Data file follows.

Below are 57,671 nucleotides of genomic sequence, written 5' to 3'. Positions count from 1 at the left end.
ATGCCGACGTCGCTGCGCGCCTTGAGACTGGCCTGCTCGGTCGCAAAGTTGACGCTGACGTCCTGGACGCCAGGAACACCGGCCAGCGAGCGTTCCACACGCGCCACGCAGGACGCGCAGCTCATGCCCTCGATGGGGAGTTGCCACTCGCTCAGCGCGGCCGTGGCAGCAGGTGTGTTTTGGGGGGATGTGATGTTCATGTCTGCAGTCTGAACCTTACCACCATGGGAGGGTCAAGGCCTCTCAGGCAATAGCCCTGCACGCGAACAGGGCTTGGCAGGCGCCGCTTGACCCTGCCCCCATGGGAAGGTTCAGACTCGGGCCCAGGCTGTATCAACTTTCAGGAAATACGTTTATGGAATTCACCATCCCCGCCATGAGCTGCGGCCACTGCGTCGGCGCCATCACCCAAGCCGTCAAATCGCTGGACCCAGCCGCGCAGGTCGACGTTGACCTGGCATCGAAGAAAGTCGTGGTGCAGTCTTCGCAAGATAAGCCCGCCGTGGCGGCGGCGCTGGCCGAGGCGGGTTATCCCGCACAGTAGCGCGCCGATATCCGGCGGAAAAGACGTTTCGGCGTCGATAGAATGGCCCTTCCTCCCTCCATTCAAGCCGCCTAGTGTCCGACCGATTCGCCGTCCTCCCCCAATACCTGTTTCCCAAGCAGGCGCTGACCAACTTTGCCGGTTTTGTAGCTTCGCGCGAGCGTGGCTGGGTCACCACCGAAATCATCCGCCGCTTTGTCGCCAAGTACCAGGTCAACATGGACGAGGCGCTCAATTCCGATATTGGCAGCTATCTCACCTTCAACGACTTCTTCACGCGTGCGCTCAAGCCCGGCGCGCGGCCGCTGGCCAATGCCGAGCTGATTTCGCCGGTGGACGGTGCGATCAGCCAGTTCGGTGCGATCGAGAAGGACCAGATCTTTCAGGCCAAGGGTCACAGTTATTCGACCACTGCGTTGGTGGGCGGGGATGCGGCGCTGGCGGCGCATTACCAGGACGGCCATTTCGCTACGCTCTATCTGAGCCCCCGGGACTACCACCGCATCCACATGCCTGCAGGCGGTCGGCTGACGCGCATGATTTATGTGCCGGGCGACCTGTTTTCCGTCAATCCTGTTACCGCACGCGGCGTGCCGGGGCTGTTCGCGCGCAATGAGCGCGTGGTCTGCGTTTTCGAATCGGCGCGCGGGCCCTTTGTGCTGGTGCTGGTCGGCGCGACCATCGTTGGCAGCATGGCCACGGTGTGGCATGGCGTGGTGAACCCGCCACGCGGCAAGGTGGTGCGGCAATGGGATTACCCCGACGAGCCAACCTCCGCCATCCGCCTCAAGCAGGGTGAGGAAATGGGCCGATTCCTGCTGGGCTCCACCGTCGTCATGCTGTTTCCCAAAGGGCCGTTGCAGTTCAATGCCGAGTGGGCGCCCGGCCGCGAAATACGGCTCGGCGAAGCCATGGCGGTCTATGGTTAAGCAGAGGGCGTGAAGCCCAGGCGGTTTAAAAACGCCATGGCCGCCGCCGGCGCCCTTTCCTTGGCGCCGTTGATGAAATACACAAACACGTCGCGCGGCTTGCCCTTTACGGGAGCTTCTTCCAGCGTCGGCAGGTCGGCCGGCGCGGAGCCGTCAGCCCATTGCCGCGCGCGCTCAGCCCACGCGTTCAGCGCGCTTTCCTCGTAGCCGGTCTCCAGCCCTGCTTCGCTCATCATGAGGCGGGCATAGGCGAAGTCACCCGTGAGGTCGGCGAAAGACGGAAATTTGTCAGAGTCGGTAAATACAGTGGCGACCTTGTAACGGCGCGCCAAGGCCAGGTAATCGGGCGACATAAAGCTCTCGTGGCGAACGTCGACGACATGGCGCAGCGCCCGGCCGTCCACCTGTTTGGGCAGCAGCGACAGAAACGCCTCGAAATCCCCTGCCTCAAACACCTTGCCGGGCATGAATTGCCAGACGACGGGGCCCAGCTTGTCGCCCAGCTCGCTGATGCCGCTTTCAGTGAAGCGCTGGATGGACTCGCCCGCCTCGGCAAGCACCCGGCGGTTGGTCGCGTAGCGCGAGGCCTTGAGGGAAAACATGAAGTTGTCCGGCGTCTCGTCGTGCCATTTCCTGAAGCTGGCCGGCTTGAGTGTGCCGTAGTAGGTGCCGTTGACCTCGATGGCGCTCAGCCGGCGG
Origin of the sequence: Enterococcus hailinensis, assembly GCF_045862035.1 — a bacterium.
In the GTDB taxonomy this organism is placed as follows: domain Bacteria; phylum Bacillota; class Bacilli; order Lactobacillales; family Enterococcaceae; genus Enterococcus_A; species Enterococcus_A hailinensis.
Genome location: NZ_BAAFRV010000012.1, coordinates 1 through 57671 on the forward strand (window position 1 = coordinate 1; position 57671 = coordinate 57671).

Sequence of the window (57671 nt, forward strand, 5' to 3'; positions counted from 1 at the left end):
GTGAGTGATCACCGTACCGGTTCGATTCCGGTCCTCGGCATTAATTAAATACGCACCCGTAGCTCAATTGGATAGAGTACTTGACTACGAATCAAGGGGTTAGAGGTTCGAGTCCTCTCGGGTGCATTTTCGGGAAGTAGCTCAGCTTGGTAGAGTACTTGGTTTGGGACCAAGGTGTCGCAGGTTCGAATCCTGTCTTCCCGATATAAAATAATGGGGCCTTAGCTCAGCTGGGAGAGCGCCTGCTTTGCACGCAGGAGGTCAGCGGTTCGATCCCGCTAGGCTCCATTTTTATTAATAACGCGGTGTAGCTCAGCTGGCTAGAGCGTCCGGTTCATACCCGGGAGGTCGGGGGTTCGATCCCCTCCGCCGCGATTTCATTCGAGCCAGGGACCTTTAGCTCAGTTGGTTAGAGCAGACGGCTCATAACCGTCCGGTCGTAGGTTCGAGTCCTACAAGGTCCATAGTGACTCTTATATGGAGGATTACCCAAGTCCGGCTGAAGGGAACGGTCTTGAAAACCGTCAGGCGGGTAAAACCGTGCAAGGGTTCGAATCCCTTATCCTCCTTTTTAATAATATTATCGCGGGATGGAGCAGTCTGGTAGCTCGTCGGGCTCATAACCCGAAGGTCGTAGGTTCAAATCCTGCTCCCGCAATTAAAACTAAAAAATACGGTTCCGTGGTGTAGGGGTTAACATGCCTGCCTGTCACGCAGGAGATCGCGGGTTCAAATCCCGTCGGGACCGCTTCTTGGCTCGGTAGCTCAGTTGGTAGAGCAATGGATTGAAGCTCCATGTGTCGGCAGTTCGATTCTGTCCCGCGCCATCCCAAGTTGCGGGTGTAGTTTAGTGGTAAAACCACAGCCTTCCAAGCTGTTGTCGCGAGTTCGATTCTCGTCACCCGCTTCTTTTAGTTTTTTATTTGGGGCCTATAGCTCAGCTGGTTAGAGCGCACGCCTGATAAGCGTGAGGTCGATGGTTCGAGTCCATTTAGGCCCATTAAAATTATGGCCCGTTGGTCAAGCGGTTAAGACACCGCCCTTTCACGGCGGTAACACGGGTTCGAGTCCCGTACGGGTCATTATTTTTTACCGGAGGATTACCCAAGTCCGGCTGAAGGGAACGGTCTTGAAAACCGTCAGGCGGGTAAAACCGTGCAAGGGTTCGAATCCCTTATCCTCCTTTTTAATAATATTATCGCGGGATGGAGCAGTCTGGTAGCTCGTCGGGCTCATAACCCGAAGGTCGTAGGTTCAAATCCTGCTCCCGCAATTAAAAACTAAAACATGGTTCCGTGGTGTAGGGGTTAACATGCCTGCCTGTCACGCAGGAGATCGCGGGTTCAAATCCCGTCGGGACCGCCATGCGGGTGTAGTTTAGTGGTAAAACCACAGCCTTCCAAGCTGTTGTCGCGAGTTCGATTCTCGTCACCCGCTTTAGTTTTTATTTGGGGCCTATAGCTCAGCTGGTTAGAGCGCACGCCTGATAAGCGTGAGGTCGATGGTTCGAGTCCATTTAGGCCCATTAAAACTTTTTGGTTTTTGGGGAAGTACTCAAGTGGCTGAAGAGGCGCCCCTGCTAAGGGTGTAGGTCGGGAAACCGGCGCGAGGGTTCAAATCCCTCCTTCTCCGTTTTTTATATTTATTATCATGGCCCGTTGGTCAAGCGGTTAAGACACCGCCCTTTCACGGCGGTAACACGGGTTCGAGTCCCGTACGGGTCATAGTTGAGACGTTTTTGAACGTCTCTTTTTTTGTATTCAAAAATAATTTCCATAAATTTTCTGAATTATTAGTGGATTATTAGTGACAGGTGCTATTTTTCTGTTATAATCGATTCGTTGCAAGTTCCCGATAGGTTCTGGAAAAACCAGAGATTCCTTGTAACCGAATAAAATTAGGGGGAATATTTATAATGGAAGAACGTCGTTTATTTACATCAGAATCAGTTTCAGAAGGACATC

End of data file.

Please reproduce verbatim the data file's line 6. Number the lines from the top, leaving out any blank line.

Sequence of the window (57671 nt, forward strand, 5' to 3'; positions counted from 1 at the left end):